Valencia is truly a unique mix of the old Spanish charm and some of the most avant-garde architecture that you can find in Spain. It is located on the Gulf of the same name on the eastern Mediterranean Coast of Spain with a group of medium-high mountains as its backdrop and rolling plains that lead to the lands of Aragon and Castile-la Mancha. It has Barcelona on its north and Madrid on its west, and both cities are 350 km/217 miles away.
The Balearic Islands are to the east across the Mediterranean Sea.
This third largest city in Spain attracts tourists with its wealthy culture, sound infrastructure, the network of accommodations on its clean beaches, the natural reserves and rich gastronomy.
It’s also famous for its City of Arts and Sciences complex designed by the well known architects Santiago Calatrava and Felix Candela.
Peniscola Port, Valencia
The locals converse in Spanish and Valenciano. The winters are mild and summers are dry and warm, making it a favorite tourist destination throughout the year, especially in winter.
A Little Bit of History
The Iberians were the first inhabitants at this location and the later settlers were the Greeks, Romans, Visigoths and Muslims. The Roman civilization had a great influence on the history of this city.
It was under the Moors from the 8th century to the 13th century, however there was a short interruption during this period by El Cid. The influence of the Muslims was greater and most of the population was Muslim.
Saint Mary’s Cathedral (Valencia Cathedral)
The golden age of this unique city was during the 15th century, when it was granted political autonomy by James I, the Aragonese king.
The boom in silk trade, the Mediterranean ambitions of its rulers and nobles, and the literary audacity of its writers and poets made Valencia into an unquestionable power during this period.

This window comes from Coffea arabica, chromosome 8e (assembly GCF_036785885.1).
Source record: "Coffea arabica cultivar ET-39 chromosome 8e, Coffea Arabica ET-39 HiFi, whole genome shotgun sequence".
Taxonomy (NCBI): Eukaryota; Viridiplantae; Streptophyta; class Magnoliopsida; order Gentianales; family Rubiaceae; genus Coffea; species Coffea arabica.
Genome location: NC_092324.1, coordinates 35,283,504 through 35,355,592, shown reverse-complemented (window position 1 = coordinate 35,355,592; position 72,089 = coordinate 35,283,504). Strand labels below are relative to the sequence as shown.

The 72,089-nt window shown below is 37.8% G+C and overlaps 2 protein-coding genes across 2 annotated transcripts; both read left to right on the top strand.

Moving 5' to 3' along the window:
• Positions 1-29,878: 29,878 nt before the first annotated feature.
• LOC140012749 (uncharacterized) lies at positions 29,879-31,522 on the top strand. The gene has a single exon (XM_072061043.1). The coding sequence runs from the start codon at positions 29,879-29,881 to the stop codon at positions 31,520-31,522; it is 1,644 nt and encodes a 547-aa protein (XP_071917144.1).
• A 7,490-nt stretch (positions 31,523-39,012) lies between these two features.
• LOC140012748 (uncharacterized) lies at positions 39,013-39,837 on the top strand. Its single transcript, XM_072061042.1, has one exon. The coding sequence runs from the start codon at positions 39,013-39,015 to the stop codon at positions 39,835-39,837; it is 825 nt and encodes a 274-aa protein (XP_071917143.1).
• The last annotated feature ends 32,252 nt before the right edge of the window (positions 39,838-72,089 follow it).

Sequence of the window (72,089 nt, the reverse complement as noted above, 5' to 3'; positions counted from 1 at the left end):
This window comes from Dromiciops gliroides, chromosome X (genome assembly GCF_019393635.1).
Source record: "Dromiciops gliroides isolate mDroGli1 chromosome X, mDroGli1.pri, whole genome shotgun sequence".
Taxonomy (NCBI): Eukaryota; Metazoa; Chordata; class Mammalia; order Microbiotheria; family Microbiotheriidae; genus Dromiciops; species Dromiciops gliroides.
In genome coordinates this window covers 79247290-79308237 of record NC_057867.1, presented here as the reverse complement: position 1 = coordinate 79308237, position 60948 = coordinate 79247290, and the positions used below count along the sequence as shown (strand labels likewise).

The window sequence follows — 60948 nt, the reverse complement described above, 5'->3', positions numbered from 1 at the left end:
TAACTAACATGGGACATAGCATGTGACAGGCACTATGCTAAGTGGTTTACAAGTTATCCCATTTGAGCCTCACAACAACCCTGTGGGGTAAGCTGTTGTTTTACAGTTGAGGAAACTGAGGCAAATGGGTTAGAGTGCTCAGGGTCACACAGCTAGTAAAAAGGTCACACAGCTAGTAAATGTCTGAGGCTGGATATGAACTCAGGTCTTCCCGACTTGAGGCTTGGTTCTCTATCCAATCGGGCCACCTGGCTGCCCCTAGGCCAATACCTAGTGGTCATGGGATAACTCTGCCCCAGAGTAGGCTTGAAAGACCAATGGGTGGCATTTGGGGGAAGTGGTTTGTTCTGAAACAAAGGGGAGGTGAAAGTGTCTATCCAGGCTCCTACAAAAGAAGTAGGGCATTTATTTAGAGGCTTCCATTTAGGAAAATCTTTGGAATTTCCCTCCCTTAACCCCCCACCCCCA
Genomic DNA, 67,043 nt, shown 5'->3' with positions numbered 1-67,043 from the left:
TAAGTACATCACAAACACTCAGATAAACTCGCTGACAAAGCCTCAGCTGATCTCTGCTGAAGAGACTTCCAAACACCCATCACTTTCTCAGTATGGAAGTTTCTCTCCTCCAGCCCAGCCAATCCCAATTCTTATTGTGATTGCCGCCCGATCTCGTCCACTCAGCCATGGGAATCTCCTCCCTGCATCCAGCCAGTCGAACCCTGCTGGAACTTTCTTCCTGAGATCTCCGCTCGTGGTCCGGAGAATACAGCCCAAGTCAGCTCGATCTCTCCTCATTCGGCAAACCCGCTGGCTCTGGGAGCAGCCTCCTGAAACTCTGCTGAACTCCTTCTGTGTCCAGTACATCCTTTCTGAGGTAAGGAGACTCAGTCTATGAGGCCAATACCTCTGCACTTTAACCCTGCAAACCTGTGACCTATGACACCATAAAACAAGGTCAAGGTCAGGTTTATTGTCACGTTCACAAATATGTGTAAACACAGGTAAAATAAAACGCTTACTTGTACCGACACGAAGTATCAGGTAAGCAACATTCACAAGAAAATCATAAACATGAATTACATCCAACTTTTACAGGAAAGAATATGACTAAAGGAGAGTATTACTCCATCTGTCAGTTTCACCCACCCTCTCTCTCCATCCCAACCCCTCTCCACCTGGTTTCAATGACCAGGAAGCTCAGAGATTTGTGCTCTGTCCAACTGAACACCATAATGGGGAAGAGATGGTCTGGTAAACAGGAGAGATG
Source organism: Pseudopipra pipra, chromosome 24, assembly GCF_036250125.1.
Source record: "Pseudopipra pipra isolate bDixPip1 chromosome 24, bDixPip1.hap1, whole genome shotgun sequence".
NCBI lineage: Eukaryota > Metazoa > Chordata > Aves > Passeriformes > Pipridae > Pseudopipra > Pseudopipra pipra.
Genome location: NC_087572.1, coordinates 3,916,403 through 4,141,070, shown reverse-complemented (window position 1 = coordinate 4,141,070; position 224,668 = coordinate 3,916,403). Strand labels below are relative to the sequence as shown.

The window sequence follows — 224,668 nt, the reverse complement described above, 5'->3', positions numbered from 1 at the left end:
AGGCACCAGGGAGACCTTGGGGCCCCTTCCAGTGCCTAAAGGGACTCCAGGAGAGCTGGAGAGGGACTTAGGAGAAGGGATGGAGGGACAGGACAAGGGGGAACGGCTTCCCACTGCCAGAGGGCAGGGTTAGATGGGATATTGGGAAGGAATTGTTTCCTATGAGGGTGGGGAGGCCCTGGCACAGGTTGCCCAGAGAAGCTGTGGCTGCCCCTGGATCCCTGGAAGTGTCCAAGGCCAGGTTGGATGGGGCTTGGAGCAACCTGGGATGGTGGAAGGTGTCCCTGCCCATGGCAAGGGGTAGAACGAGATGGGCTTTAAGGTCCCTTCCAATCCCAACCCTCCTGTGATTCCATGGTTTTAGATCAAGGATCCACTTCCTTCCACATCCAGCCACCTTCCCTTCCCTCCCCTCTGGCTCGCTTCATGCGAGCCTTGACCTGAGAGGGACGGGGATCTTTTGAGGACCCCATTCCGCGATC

The Moors were expelled in 1609, and in 1930, during the Spanish Civil War, Franco’s forces captured the city.
Las Fellas Festival is very famous here – it is quite a unique and crazy festival, during which huge puppets of plaster, paper-mache, wood and cardboard are destroyed.
Most of these puppets are several stories high and the entire extravaganza is to poke fun at Spanish politicians and celebrities.
Benidorm beach close to Valencia
The city also celebrates the National Day of their autonomous region, Valencia July Fair, Festival of the Mediterranean, Cinema Jove International Youth Film Festival, Palau de la Musica Jazz Festival, Sueca International Mime Festival, Our Lady of the Forsaken Festival, San Vicente Ferrer Festival and Corpus Christi Festival (phew! That’s a lot of festivals…!).
Valencia is famous for its ceramics and earthenware potteries, handmade glassware and craft work in wood.
The oldest International Trade Fair in Spain was founded here in 1917 and now there are 50 different shows held in the city to promote furniture, ceramics, textiles, toys, market gardening, and children’s fashion and jewelry.
Where is Valencia?
- 217.4 miles/ 350 km from Barcelona, Spain
- 160.3 miles/ 258 km from Tarragona, Spain
- 170.8 miles/ 275 km from Cartagena, Spain
- 114.9 miles/ 185 km from Ibiza, Spain
- 406.3 miles/ 654 km from Seville, Spain
- 6.1 miles/ 9.9 km from Valencia Airport, Spain
Things to See
- Plaza del Mercado
- Torres de Serranos
- La Cathedral
- City of Arts and Sciences
- Inglesia de San Juan del Hospital
- Museo de Bellas Artes San Pio V
- Museo Nacional de Ceramica Gonzalez Marti
- Bioparc Valencia
- Levante / Malvarrosa Beach
- Pineda Beach
- Saler Beach
- Devesa Beach
- Perellonet / El Recati Beach
- Some of the other beaches are: L’Ahuir Beach, Rafalcaid Beach, Norte de Gandia Beach, Miramar Beach.
- North Coast of Valencia
- Lake of La Albufera
- La Safor
Valencia is famous for its nightlife, architecture and Las Fallas spring festival. Tourists love its beaches and the international resorts.
It is a harmonious combination of the remains of the past and the most innovative present.
We wish you a fantastic Mediterranean cruise!